Our validation comes from the assurance of Christ through what He did for us on the Cross and through our personal relationship with Him. Seeking approval from the world is guaranteed to cause confusion and often depression for some. The world is set-up to bring people down and make each individual feel like nothing they do is “good enough.” But in Christ we are free from the destructive mantras of the world.
When we are committed to Christ with a contrite heart and when self-ambition is on the backburner, when discipleship and reaching others for Christ is what truly motivates us, then depression can at least be handled and with time, even eliminated.
A major reason depression can manifest is simply because of seeing the godless world for what it is. If we are truly compassionate we cannot help but feel sadness for the rest of humanity; we know what the Bible predicts and it is tough to see the prophetic Scriptures lining up and taking the world closer to the time when all hell will break loose on this earth during the seven-year Tribulation.
I can tell you this grieves my spirit every day, but greater is He who is in me and I persevere and place my focus on reaching others for Christ while there is still time. Otherwise I would feel helpless and frustrated. It is tough to see the world heading for a collision with God. Our prayers for the salvation of others should be our ongoing endeavor.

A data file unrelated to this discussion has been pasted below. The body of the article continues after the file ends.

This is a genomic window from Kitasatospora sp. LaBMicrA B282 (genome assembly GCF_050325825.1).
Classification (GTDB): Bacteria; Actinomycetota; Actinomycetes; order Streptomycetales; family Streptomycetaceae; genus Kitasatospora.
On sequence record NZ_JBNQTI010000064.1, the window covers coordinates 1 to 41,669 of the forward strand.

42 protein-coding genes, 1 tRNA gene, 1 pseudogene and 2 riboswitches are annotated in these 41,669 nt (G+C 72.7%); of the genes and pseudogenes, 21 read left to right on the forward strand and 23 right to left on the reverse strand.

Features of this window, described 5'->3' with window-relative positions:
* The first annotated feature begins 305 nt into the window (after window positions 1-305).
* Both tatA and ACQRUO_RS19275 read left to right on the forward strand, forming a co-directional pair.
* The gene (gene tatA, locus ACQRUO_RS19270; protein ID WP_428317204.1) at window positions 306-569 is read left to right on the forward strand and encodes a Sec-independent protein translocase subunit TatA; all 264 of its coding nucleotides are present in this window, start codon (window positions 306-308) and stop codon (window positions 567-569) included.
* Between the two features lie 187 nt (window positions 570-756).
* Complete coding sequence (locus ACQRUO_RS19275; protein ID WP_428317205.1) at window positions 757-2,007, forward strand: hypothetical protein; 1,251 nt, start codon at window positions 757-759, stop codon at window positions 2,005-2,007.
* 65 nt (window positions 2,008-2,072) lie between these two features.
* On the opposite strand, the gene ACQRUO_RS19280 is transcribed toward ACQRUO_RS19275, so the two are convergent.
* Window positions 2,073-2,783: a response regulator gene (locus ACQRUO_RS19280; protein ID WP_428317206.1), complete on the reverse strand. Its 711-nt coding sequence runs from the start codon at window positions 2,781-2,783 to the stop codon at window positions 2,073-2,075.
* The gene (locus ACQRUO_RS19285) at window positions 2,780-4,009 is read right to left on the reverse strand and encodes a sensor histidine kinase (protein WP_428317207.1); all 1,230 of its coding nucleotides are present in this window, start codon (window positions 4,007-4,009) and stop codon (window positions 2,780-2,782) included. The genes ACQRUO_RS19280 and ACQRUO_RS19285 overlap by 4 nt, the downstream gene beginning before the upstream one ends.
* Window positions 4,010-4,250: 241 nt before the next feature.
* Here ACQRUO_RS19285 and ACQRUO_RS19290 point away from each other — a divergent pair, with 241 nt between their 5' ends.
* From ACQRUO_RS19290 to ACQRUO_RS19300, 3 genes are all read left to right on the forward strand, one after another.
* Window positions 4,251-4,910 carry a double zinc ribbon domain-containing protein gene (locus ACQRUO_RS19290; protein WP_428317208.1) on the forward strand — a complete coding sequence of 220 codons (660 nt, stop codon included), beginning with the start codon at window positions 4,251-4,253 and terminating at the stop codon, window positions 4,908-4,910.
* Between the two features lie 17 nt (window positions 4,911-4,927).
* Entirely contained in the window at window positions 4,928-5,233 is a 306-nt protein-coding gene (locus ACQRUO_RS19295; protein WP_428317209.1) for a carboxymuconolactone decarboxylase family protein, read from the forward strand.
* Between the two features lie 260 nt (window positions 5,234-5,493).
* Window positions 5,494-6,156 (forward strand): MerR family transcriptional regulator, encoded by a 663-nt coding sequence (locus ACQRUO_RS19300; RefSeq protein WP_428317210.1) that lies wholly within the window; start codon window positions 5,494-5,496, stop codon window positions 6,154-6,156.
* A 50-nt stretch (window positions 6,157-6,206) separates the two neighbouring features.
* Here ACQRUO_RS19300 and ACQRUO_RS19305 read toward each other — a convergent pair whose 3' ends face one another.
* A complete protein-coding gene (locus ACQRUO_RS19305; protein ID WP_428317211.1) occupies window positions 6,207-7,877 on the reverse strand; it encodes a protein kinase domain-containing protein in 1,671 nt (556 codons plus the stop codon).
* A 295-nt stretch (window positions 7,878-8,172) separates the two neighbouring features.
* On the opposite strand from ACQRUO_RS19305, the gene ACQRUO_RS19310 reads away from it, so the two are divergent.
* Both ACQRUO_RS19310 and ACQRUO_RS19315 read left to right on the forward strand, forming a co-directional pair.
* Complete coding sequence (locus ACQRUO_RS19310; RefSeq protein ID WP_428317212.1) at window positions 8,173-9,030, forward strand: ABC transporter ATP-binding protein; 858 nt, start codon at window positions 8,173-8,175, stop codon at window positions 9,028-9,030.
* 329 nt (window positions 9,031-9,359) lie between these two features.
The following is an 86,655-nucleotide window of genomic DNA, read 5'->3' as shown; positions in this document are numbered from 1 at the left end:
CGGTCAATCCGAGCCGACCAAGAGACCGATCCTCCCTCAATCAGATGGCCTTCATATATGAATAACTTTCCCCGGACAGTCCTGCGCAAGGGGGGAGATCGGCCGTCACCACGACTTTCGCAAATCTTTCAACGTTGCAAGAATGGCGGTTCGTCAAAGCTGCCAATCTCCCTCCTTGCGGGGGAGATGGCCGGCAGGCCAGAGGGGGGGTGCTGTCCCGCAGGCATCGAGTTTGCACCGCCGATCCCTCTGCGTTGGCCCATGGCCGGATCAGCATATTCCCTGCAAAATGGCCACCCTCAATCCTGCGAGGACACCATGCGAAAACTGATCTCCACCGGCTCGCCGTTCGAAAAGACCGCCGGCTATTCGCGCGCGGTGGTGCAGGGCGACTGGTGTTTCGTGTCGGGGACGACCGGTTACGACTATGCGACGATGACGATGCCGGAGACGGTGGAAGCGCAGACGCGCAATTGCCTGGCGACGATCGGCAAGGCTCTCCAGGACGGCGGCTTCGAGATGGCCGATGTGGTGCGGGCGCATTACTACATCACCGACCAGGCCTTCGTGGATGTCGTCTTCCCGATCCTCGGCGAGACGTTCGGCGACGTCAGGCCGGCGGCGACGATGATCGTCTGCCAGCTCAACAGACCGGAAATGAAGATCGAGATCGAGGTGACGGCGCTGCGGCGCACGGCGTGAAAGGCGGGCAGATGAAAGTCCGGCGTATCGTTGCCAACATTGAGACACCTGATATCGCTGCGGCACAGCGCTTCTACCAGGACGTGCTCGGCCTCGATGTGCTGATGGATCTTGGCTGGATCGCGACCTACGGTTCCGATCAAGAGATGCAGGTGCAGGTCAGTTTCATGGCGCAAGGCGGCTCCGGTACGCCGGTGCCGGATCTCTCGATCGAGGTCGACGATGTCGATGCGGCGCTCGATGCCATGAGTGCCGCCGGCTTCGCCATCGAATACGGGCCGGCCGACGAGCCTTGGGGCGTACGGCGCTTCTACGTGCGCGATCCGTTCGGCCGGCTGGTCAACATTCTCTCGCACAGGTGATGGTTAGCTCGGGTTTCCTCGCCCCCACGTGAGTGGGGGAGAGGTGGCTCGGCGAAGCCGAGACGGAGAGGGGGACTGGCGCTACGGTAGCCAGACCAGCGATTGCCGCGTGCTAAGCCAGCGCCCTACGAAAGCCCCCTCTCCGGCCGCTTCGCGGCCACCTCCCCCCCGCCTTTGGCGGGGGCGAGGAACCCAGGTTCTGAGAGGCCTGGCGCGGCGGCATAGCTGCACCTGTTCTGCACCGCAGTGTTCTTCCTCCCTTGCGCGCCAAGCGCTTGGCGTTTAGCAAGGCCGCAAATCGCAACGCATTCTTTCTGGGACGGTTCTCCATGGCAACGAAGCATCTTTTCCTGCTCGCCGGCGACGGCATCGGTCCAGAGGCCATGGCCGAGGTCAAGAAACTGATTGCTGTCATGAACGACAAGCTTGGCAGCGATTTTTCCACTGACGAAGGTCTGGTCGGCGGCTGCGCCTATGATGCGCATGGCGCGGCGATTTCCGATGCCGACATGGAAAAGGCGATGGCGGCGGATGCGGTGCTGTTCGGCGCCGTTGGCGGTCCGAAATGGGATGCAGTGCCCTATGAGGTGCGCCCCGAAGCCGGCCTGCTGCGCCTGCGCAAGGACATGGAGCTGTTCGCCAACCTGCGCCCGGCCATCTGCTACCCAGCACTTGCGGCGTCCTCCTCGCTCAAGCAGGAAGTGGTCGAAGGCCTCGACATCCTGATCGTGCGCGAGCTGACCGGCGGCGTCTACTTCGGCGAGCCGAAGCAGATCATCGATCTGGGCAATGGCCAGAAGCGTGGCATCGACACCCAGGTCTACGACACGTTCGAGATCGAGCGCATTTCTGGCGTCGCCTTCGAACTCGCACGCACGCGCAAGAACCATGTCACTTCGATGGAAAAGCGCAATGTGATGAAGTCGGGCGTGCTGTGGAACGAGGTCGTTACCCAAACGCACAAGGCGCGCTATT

If we truly care about others as we should, then we cannot help but feel a deep sense of sadness as we see this world falling apart. But all true believers are empowered by the Holy Spirit and it is through Him that we can go about our daily lives and be effective witnesses for the Lord. It is by letting go of control issues and truly yielding to the Holy Spirit that we can do the work we are called to do for Christ.
The best remedy for depression is focusing on Christ and the needs of others. Those who are primarily thinking about themselves will have a tough time getting to a place where depression can be handled. It is by giving that the healing comes. The focus must be removed from self and placed on Christ. And it starts with one step, then another.